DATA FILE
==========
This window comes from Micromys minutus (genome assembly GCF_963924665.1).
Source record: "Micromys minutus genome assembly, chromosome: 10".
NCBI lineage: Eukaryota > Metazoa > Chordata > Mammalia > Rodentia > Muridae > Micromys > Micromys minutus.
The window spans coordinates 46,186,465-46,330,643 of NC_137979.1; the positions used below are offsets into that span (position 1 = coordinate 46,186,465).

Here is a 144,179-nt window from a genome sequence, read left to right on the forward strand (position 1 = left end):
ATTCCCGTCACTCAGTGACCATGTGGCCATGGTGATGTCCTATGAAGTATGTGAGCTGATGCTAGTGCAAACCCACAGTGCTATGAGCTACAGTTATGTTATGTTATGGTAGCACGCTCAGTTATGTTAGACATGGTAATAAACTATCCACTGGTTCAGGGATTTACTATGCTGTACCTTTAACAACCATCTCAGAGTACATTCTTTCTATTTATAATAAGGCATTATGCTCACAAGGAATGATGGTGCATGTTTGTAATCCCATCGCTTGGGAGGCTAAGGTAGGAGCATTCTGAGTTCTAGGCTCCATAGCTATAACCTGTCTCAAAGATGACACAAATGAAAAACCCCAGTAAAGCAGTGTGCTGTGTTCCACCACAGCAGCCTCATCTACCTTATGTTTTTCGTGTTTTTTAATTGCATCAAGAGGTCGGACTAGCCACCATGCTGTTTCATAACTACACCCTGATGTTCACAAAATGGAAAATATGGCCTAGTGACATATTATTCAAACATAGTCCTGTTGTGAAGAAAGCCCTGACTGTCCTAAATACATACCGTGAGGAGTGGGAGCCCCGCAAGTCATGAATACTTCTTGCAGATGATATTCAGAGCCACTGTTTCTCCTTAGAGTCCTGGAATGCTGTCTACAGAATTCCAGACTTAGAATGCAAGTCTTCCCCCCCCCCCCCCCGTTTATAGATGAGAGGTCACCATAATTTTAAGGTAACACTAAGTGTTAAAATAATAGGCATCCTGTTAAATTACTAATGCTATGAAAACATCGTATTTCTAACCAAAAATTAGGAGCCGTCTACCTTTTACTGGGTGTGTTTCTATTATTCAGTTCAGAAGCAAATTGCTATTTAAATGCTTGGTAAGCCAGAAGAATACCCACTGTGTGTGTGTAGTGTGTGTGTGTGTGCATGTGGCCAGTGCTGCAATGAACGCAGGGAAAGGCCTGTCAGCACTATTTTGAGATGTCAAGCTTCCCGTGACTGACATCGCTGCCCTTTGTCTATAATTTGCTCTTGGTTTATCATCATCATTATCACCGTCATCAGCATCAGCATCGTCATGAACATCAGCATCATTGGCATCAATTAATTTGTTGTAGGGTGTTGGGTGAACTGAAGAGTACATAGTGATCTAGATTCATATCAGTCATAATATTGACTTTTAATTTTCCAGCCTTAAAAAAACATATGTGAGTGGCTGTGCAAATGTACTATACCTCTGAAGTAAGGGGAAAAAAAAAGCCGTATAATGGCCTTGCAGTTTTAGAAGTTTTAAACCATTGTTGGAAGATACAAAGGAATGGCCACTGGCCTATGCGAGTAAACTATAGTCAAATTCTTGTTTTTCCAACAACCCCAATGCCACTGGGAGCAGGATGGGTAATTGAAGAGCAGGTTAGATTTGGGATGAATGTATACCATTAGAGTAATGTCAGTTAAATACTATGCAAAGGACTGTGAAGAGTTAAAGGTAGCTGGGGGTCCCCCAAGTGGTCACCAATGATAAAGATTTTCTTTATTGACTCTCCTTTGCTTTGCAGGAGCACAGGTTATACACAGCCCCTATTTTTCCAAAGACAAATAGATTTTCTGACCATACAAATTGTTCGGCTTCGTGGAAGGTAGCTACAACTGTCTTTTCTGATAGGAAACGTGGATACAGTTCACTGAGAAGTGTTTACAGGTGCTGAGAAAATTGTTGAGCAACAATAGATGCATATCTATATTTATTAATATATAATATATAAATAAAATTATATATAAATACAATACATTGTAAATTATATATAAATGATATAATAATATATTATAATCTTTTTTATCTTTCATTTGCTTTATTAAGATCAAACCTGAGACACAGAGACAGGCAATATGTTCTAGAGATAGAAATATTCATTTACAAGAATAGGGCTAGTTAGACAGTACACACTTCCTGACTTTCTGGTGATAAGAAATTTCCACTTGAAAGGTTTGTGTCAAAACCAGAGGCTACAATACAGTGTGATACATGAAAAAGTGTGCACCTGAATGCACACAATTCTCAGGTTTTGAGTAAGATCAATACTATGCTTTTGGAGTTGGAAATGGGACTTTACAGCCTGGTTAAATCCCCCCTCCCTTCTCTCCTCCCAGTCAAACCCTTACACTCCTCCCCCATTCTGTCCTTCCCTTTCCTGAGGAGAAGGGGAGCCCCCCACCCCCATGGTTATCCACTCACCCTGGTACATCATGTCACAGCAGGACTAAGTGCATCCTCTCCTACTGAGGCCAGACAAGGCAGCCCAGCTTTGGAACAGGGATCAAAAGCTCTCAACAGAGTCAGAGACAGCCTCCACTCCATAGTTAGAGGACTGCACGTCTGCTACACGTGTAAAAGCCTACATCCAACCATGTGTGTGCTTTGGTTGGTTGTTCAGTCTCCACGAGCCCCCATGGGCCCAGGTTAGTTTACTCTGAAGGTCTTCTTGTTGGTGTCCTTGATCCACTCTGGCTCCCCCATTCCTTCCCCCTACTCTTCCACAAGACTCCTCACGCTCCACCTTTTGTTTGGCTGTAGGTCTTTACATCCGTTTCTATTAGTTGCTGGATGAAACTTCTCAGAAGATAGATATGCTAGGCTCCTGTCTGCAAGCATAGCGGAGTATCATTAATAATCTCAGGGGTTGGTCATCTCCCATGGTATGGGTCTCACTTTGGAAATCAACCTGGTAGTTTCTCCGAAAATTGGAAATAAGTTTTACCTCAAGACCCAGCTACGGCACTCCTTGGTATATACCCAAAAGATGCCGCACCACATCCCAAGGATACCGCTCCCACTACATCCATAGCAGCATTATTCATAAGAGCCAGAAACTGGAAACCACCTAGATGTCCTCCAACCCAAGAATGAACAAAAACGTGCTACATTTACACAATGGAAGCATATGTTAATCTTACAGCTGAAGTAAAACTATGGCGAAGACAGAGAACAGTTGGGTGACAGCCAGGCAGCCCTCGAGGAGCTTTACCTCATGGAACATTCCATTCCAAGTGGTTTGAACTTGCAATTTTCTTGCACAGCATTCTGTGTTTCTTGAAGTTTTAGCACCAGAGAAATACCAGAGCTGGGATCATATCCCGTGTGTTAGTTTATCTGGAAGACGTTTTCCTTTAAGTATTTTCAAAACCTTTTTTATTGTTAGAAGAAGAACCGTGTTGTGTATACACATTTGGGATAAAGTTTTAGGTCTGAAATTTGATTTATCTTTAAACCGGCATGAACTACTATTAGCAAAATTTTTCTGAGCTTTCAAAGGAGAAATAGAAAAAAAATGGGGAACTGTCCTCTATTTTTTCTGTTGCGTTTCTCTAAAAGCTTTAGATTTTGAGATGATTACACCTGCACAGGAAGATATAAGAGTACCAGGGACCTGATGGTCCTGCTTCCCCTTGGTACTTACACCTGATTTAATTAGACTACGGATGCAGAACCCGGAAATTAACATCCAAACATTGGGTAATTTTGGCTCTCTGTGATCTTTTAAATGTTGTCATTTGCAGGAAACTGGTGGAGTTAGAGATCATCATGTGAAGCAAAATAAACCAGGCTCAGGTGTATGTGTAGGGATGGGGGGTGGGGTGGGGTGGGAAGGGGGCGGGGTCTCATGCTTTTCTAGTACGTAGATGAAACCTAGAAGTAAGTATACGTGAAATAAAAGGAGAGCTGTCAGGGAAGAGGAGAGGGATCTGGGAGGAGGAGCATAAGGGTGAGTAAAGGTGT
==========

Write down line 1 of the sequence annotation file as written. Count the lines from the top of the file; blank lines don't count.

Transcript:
This window comes from Micromys minutus (genome assembly GCF_963924665.1).